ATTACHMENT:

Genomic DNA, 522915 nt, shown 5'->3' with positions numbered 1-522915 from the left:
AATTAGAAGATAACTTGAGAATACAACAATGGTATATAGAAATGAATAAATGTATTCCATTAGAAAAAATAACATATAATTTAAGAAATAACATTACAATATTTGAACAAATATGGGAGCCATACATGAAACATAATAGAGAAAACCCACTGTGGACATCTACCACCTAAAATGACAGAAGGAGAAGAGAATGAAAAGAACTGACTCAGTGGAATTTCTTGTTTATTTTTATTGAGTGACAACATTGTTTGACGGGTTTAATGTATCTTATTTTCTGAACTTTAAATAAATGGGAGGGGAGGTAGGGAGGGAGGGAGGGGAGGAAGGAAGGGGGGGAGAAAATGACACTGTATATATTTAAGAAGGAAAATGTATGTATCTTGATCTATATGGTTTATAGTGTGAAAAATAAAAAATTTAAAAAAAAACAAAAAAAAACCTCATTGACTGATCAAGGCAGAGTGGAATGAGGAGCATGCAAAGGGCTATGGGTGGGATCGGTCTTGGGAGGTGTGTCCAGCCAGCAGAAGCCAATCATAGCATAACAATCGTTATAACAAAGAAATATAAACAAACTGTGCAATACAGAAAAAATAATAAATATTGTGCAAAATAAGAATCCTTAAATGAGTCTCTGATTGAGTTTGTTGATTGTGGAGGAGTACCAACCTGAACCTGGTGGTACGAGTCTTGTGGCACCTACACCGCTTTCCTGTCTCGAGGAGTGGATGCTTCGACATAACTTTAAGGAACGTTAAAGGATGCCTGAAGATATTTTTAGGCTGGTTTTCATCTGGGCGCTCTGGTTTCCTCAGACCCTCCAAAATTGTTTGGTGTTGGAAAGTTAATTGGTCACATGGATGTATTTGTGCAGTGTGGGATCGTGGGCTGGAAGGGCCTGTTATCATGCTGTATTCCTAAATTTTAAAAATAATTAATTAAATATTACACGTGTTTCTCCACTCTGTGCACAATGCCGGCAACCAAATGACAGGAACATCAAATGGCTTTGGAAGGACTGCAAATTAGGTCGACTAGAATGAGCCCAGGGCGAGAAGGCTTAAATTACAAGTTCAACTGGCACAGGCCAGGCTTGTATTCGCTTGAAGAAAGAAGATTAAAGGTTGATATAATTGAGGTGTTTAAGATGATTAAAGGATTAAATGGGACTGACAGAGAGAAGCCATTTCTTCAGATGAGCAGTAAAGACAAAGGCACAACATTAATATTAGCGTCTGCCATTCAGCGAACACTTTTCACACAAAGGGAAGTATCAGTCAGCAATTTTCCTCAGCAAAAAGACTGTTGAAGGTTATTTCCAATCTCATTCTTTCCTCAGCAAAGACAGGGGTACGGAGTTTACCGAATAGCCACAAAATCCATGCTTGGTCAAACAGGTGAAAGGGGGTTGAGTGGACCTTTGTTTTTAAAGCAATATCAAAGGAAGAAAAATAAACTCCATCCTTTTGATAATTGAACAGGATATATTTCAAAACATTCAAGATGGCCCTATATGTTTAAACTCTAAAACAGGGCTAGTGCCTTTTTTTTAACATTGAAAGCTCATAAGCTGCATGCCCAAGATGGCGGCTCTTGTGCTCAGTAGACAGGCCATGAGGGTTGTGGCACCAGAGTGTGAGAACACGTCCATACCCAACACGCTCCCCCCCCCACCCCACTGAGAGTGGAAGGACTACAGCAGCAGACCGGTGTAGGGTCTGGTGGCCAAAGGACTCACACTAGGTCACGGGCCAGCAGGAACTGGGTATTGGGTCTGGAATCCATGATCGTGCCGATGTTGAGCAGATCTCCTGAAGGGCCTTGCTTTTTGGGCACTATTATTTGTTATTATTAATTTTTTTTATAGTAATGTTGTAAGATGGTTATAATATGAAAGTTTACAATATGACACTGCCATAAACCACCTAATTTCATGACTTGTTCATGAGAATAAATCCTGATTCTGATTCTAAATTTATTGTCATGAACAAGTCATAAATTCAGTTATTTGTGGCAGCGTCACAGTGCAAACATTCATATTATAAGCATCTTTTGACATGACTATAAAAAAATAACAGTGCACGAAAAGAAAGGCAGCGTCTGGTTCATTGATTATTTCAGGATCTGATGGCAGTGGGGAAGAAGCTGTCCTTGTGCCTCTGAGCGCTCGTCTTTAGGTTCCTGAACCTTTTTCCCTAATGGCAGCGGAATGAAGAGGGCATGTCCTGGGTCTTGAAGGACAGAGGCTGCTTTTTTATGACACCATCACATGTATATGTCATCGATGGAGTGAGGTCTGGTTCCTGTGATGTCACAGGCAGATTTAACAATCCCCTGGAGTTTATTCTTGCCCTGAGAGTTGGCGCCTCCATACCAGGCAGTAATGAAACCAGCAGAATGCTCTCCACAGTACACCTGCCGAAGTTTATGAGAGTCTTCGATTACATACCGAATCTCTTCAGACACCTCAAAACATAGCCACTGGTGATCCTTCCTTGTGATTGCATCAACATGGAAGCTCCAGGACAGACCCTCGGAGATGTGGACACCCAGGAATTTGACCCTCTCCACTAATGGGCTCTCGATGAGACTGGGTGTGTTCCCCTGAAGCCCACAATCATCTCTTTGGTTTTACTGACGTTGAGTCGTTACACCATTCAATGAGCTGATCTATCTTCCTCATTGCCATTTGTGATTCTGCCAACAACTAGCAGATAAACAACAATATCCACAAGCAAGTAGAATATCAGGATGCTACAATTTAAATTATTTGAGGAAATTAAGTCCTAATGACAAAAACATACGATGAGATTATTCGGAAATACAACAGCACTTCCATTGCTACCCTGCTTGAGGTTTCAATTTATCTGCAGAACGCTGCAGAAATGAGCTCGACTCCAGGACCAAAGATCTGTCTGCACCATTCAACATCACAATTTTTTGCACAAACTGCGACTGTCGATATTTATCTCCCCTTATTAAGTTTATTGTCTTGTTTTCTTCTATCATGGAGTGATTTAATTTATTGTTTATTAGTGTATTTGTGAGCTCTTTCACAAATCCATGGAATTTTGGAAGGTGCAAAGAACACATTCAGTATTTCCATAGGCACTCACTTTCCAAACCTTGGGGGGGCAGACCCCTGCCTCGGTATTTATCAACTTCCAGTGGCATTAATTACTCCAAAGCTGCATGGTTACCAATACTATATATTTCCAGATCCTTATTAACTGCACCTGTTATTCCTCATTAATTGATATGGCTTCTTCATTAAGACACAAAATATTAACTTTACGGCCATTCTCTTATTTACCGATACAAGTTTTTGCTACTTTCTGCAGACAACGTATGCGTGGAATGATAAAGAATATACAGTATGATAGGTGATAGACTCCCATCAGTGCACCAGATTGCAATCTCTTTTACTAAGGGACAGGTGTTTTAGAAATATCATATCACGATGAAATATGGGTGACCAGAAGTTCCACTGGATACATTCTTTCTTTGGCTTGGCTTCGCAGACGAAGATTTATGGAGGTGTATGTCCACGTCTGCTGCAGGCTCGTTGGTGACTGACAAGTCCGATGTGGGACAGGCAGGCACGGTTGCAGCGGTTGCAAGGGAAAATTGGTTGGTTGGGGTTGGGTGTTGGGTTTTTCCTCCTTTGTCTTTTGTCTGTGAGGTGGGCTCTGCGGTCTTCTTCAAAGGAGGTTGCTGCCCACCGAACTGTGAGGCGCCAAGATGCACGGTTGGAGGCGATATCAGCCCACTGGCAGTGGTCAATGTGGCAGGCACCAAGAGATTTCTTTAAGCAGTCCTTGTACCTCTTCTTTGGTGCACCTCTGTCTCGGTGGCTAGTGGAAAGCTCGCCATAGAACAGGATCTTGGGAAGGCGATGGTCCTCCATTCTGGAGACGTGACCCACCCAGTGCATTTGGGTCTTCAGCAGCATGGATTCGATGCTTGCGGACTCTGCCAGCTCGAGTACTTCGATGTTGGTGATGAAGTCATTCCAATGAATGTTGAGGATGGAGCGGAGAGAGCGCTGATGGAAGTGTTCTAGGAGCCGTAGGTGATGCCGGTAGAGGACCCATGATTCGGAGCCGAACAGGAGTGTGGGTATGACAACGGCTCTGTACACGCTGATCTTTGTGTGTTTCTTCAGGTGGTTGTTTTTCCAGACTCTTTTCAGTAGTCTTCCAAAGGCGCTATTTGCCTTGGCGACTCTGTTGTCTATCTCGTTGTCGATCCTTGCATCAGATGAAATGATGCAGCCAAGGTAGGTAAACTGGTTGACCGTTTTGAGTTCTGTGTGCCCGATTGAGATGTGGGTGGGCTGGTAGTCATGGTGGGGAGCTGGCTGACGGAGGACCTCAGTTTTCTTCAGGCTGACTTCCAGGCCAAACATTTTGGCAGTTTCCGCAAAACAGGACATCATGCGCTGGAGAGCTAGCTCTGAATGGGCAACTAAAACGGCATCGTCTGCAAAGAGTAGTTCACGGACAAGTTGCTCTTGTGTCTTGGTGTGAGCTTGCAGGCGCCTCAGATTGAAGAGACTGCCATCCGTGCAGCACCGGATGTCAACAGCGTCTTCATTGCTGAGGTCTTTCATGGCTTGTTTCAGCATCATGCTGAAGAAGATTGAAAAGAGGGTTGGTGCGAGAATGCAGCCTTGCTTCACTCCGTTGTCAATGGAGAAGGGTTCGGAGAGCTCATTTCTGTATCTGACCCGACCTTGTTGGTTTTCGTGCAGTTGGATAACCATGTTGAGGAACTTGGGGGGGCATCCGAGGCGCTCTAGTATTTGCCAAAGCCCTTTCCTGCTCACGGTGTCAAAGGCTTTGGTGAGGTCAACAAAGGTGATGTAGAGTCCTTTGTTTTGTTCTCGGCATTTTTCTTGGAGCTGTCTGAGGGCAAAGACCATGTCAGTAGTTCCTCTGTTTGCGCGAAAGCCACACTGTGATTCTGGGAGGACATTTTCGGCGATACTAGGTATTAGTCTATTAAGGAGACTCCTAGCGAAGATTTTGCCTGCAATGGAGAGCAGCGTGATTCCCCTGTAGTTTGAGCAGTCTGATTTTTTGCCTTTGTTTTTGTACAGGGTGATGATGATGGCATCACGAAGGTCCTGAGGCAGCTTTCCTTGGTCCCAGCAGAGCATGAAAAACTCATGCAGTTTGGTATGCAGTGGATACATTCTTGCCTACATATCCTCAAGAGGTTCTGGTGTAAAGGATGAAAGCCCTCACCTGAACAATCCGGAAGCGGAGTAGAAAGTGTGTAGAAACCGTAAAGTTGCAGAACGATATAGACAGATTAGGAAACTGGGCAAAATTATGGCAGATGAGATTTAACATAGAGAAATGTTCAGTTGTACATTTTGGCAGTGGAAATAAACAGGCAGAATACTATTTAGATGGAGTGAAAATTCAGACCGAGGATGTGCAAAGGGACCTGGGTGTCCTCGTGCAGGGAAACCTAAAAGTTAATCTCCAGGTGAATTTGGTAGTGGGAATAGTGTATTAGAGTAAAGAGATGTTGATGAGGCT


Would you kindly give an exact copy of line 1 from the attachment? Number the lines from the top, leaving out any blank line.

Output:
Genomic DNA, 522915 nt, shown 5'->3' with positions numbered 1-522915 from the left: